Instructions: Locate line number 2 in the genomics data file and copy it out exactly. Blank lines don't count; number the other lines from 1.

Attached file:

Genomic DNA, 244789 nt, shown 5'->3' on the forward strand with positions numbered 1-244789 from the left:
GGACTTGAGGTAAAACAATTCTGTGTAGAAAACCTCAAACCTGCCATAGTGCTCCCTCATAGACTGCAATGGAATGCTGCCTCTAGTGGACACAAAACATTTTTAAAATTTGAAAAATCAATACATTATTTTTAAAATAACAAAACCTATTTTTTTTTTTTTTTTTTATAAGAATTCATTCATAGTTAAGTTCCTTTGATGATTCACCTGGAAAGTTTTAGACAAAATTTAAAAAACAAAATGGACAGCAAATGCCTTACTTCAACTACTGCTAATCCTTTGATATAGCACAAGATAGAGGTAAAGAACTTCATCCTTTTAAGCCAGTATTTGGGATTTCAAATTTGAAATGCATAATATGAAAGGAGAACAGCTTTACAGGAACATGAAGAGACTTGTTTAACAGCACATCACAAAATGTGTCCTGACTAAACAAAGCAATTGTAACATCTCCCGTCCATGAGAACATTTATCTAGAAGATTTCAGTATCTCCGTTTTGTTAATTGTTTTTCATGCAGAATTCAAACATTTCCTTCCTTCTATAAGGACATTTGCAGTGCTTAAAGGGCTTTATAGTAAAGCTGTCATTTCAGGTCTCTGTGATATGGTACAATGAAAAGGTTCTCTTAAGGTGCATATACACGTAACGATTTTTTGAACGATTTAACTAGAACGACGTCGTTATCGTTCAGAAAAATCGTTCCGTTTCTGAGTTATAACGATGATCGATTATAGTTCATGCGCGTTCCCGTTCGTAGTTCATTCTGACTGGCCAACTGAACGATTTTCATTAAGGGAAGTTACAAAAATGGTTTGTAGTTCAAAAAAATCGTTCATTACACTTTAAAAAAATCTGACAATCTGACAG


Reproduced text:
GGACTTGAGGTAAAACAATTCTGTGTAGAAAACCTCAAACCTGCCATAGTGCTCCCTCATAGACTGCAATGGAATGCTGCCTCTAGTGGACACAAAACATTTTTAAAATTTGAAAAATCAATACATTATTTTTAAAATAACAAAACCTATTTTTTTTTTTTTTTTTTATAAGAATTCATTCATAGTTAAGTTCCTTTGATGATTCACCTGGAAAGTTTTAGACAAAATTTAAAAAACAAAATGGACAGCAAATGCCTTACTTCAACTACTGCTAATCCTTTGATATAGCACAAGATAGAGGTAAAGAACTTCATCCTTTTAAGCCAGTATTTGGGATTTCAAATTTGAAATGCATAATATGAAAGGAGAACAGCTTTACAGGAACATGAAGAGACTTGTTTAACAGCACATCACAAAATGTGTCCTGACTAAACAAAGCAATTGTAACATCTCCCGTCCATGAGAACATTTATCTAGAAGATTTCAGTATCTCCGTTTTGTTAATTGTTTTTCATGCAGAATTCAAACATTTCCTTCCTTCTATAAGGACATTTGCAGTGCTTAAAGGGCTTTATAGTAAAGCTGTCATTTCAGGTCTCTGTGATATGGTACAATGAAAAGGTTCTCTTAAGGTGCATATACACGTAACGATTTTTTGAACGATTTAACTAGAACGACGTCGTTATCGTTCAGAAAAATCGTTCCGTTTCTGAGTTATAACGATGATCGATTATAGTTCATGCGCGTTCCCGTTCGTAGTTCATTCTGACTGGCCAACTGAACGATTTTCATTAAGGGAAGTTACAAAAATGGTTTGTAGTTCAAAAAAATCGTTCATTACACTTTAAAAAAATCTGACAATCTGACAG